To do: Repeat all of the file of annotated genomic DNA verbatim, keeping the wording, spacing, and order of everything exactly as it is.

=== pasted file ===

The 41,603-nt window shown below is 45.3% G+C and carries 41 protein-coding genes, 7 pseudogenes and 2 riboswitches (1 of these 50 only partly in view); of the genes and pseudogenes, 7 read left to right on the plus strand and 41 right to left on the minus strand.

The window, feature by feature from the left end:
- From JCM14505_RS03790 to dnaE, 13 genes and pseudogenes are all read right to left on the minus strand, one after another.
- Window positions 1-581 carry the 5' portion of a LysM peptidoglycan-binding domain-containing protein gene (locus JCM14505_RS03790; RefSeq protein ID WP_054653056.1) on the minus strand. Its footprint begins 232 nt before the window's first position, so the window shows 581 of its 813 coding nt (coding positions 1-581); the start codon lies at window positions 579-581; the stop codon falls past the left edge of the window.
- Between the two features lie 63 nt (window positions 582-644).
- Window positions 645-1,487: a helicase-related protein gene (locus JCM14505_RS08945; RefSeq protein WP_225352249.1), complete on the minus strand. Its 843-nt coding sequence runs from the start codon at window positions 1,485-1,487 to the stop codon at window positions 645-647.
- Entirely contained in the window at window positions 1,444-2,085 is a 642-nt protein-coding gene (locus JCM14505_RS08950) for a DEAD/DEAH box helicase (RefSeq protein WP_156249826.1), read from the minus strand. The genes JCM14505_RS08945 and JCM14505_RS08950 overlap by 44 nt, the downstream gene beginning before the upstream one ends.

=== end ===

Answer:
The 41,603-nt window shown below is 45.3% G+C and carries 41 protein-coding genes, 7 pseudogenes and 2 riboswitches (1 of these 50 only partly in view); of the genes and pseudogenes, 7 read left to right on the plus strand and 41 right to left on the minus strand.

The window, feature by feature from the left end:
- From JCM14505_RS03790 to dnaE, 13 genes and pseudogenes are all read right to left on the minus strand, one after another.
- Window positions 1-581 carry the 5' portion of a LysM peptidoglycan-binding domain-containing protein gene (locus JCM14505_RS03790; RefSeq protein ID WP_054653056.1) on the minus strand. Its footprint begins 232 nt before the window's first position, so the window shows 581 of its 813 coding nt (coding positions 1-581); the start codon lies at window positions 579-581; the stop codon falls past the left edge of the window.
- Between the two features lie 63 nt (window positions 582-644).
- Window positions 645-1,487: a helicase-related protein gene (locus JCM14505_RS08945; RefSeq protein WP_225352249.1), complete on the minus strand. Its 843-nt coding sequence runs from the start codon at window positions 1,485-1,487 to the stop codon at window positions 645-647.
- Entirely contained in the window at window positions 1,444-2,085 is a 642-nt protein-coding gene (locus JCM14505_RS08950) for a DEAD/DEAH box helicase (RefSeq protein WP_156249826.1), read from the minus strand. The genes JCM14505_RS08945 and JCM14505_RS08950 overlap by 44 nt, the downstream gene beginning before the upstream one ends.